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Why we're clueless

The foreign policy debate in Washington is blinkered and conventional.

February 18, 2007|Michael May | MICHAEL MAY is professor emeritus of engineering at Stanford University and a senior fellow at Stanford's Institute for International Studies.

BOTH PROPONENTS and foes of the "surge" in Iraq made firm, confident predictions about what would certainly happen if their preferred course of action were not followed.

"If the U.S. walks away now, extremist elements will take over Iraq," said one group of government officials and pundits. "No, no -- the proposed surge is too little, too late," said another. Some insisted that "the surge will only inflame anti-American sentiment."

But here's the only thing we know for sure: When the collection of politicians and pundits we call "Washington" makes predictions about countries in which the U.S. has "vital interests" (and especially about countries with which we have had bad relations), the predictions -- even when they contradict one another! -- are almost always wrong.

Consider the record. Washington didn't predict the fall of the shah in Iran, or the end of the Cold War, or the disintegration of the Soviet Union. Nor did our pundits (whether left, right or center) predict the war between Vietnam and China after the U.S. lost more than 50,000 service members in the region to prevent the spread of monolithic communism, or, for that matter, China's turn toward becoming a capitalistic and trading giant. There are innumerable other examples in Latin America, Africa and the Middle East.

Everything is fine as long as nothing much is happening. But when something happens, especially if it's sudden or revolutionary, we usually don't see it coming. Since World War II at least, Washington's success rate at predicting change in countries with which we have a hostile relationship is close to zero.

Why this failure when most of the events mentioned were years in the making? In part, it's that we don't look at the right things. Our intelligence apparatus is better at counting missiles than at following the intricate politics of a central committee or overhearing the street talk in Tehran -- or Baghdad. But even good intelligence on those matters would have had a hard time making it into the Washington debate.

That's because Washington debates tend to be narrow; they fall within a range of acceptable conventional wisdom and close out anything that seems to go out on a limb. We wonder: Is the Soviet Union trying to build a first-strike capability or not? Is Vietnam a tool of Red Chinese expansion? Does Saddam Hussein have nukes? Intelligence is asked to cast light on just those acceptable questions. The assumptions underlying those debates are seldom challenged. They are based on politically acceptable views of the other state and, career-wise, it doesn't pay to challenge them. Indeed, movers and doers in Washington often do not even have time to challenge them. There is little or no intelligence outside the axis of debate.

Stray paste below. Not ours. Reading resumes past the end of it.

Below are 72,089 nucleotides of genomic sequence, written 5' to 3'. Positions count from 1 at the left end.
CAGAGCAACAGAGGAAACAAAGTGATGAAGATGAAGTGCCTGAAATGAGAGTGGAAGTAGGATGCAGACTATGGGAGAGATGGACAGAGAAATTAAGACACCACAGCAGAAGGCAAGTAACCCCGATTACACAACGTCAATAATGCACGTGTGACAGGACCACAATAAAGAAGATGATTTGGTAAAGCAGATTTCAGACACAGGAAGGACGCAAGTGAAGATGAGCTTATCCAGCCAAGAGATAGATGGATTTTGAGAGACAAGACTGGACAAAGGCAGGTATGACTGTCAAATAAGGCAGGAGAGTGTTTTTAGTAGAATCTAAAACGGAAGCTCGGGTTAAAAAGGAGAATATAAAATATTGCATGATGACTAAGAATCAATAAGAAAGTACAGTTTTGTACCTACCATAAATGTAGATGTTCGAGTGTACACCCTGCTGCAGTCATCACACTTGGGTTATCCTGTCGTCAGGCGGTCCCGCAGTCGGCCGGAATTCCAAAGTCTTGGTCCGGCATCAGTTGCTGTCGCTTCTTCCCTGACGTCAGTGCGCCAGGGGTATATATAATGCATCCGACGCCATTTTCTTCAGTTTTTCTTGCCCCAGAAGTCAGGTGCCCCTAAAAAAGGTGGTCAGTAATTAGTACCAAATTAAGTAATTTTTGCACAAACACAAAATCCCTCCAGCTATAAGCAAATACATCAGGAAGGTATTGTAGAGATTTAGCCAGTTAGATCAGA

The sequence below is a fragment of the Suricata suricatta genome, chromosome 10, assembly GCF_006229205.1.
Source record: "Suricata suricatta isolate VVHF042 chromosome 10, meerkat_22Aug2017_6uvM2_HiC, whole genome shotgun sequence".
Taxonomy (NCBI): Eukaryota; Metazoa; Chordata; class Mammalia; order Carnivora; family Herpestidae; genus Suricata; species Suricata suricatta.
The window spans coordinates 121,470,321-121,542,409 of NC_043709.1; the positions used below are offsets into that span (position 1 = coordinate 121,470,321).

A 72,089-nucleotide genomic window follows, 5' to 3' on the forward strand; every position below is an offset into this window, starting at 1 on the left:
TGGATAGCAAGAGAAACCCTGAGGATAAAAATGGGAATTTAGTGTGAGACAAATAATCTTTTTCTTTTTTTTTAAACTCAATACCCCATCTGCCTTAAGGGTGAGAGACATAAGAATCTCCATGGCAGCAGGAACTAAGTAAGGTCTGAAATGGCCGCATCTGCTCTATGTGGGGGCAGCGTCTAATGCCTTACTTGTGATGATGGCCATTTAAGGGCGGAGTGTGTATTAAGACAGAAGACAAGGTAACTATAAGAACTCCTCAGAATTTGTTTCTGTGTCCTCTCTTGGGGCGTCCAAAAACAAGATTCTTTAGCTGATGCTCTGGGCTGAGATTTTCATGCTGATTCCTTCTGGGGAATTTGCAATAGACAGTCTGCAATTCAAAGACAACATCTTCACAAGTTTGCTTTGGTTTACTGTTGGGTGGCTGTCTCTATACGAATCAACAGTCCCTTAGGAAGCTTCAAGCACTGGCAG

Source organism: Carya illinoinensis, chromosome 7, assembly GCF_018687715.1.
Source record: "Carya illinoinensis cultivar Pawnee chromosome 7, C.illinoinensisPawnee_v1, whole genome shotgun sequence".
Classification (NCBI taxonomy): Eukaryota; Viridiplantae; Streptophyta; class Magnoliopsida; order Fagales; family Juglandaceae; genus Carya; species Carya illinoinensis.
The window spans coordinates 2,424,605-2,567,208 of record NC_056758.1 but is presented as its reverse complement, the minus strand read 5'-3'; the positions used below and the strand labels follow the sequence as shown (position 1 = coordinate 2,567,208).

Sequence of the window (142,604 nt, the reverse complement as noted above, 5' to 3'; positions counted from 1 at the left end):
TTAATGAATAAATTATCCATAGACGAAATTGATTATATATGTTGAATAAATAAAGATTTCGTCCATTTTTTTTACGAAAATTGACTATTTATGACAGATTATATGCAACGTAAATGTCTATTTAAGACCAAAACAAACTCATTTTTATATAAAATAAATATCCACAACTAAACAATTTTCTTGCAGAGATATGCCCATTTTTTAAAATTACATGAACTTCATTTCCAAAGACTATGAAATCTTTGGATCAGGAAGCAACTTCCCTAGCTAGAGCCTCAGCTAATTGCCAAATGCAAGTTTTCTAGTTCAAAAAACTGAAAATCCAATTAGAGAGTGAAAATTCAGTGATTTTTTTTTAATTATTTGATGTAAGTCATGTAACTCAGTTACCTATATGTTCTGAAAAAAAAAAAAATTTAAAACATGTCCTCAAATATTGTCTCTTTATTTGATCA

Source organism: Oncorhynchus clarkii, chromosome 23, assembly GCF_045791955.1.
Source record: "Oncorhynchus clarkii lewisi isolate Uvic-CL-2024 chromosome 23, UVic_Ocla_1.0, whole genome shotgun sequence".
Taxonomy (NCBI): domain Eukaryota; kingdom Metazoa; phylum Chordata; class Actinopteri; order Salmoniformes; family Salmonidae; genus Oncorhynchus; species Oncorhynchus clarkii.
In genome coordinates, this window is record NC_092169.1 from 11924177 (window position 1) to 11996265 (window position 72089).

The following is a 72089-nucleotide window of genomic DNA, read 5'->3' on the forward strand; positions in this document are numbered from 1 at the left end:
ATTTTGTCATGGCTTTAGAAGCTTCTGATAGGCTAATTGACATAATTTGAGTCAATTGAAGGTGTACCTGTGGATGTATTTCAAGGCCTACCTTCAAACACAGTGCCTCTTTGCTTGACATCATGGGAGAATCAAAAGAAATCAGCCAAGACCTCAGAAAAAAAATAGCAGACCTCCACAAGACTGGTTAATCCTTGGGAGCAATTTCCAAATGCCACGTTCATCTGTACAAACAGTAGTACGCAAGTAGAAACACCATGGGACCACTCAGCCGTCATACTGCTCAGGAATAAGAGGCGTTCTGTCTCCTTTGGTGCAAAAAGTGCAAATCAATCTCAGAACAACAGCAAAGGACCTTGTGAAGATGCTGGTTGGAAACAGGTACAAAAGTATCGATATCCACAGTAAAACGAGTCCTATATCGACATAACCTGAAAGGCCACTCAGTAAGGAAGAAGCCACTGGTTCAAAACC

As a result, any analyst who forecast that, say, the Soviet Union would for its own purposes peaceably release its European satellites, or that the heirs of Mao would turn to capitalism before his body was cold in the grave, would have been quickly marginalized.

When researchers test predictions about, for instance, investments or the effectiveness of a new drug, they begin with the assumption, for testing purposes, that the theory or the advice leads to no better result than what could be attained by chance, or that the drug is no more effective than a placebo. It's up to the data to prove that the advice or the drug is effective, not the other way around. That's called starting with the "null hypothesis."

The null hypothesis means that there is no ground to believe or disbelieve any prediction. It's a way of guarding against bias.

The record of official Washington predictions gives us no reason to depart from the null hypothesis. Whatever the prediction, we should consider it just as likely that something entirely different will happen.

If the U.S. withdraws from Iraq, for instance, the civil war could grind on for years, or, conversely, Prime Minister Nouri Maliki could bring order to Baghdad within a year, probably by ethnic cleansing. The surge could lead to more needless deaths, or Gen. David Petraeus could bring a better kind of order out of chaos, at least for a while. If President Bush attacks Iran, it could help cool the situation, or we might have to hunker down for a longer, bigger war. Or perhaps the situation may be resolved not by actions from the U.S. but by initiatives from within the area, as were the earlier Soviet and Chinese situations.

Whatever we do, the situation a few years from now is likely to be different from what's currently predicted by any party to the Washington debate.

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